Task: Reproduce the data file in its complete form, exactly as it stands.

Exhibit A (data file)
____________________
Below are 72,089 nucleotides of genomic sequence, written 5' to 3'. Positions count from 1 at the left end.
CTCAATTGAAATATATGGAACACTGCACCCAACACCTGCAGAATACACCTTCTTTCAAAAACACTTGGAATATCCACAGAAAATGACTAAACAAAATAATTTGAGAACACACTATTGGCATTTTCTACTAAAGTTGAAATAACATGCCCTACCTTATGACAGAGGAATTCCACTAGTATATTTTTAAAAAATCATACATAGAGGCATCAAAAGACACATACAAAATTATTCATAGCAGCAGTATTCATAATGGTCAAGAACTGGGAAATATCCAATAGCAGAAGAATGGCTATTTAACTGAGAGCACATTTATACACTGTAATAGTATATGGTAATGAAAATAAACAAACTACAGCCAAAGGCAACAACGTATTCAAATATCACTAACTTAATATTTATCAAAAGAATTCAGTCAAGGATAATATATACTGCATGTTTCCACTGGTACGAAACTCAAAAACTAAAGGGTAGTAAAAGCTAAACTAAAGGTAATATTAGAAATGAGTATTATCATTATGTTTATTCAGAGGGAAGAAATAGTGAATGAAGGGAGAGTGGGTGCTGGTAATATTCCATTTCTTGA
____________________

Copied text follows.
Below are 72,089 nucleotides of genomic sequence, written 5' to 3'. Positions count from 1 at the left end.
CTCAATTGAAATATATGGAACACTGCACCCAACACCTGCAGAATACACCTTCTTTCAAAAACACTTGGAATATCCACAGAAAATGACTAAACAAAATAATTTGAGAACACACTATTGGCATTTTCTACTAAAGTTGAAATAACATGCCCTACCTTATGACAGAGGAATTCCACTAGTATATTTTTAAAAAATCATACATAGAGGCATCAAAAGACACATACAAAATTATTCATAGCAGCAGTATTCATAATGGTCAAGAACTGGGAAATATCCAATAGCAGAAGAATGGCTATTTAACTGAGAGCACATTTATACACTGTAATAGTATATGGTAATGAAAATAAACAAACTACAGCCAAAGGCAACAACGTATTCAAATATCACTAACTTAATATTTATCAAAAGAATTCAGTCAAGGATAATATATACTGCATGTTTCCACTGGTACGAAACTCAAAAACTAAAGGGTAGTAAAAGCTAAACTAAAGGTAATATTAGAAATGAGTATTATCATTATGTTTATTCAGAGGGAAGAAATAGTGAATGAAGGGAGAGTGGGTGCTGGTAATATTCCATTTCTTGA